if I took a picture of a hummingbird, I could freeze the wings with a fast shutter speed. I believe I could do the same thing with a flash too? How would I work out the timings bar small light output, more freeze, large output less freeze?
I am having problems understanding this picture of the tentacles of a common urchin. Now, its not the best picture in the world so I'm not looking for critique but rather for help with the technicalities.
It is taken on a D200 and 60mm with a 36(?I think)mm extension tube. It is a 1 sec exposure at f32 at 100iso.
I shot f32 to get dof. I shot 100 to get best quality. I shot 1 sec to get green background.
The strobe (both) was a subtronic with dial set to 4 (1/4?) and as the tentacles were moving, it has done quite a good job of "freezing the action" and giving me sharp tentacles (things that are in focus are not blurred, ya catcha ma drift?)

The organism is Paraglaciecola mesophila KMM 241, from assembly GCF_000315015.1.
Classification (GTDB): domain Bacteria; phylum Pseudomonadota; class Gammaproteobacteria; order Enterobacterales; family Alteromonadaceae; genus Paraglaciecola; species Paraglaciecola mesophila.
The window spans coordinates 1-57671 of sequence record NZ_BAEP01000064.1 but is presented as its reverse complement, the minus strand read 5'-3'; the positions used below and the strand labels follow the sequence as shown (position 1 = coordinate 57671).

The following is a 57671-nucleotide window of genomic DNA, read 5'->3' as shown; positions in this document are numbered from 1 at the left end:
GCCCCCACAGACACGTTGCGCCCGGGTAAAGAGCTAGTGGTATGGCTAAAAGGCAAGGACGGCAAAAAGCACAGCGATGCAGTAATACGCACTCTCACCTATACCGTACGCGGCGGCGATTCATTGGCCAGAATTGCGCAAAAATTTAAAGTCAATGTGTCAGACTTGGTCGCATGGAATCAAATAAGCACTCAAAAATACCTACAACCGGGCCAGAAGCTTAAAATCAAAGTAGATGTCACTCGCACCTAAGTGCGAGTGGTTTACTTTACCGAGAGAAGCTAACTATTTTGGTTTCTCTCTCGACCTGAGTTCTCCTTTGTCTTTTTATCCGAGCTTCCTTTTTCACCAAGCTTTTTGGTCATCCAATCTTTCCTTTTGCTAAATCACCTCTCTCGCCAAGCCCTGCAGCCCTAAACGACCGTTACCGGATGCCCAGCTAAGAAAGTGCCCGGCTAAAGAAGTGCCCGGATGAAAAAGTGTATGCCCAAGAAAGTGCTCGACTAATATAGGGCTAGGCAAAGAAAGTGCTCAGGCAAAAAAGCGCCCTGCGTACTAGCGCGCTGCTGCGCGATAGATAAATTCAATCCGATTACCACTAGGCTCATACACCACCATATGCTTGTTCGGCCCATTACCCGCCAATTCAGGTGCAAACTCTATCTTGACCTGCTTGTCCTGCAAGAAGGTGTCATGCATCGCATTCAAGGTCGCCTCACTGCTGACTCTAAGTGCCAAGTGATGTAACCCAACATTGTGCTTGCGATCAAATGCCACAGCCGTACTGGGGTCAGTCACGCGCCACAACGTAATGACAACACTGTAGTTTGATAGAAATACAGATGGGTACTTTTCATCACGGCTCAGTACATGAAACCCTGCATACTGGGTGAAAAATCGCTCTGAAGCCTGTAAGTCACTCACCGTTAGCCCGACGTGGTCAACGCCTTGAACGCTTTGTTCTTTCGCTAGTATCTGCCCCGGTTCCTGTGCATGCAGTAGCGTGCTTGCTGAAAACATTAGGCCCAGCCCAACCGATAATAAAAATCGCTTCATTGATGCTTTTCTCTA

My understaning is that one can use strobes as a shutter to freeze action: what are the numbers here? ie at full splat, how long is the light lit in shutter speed terms? is there an equivalency or is it just super fast? How far can you go in freezing stuff that is really small? What use is this idea in a wider context?
I guess I am just asking for help with the situation: if anyone could point me in the right direction, I would be chuffed to bits.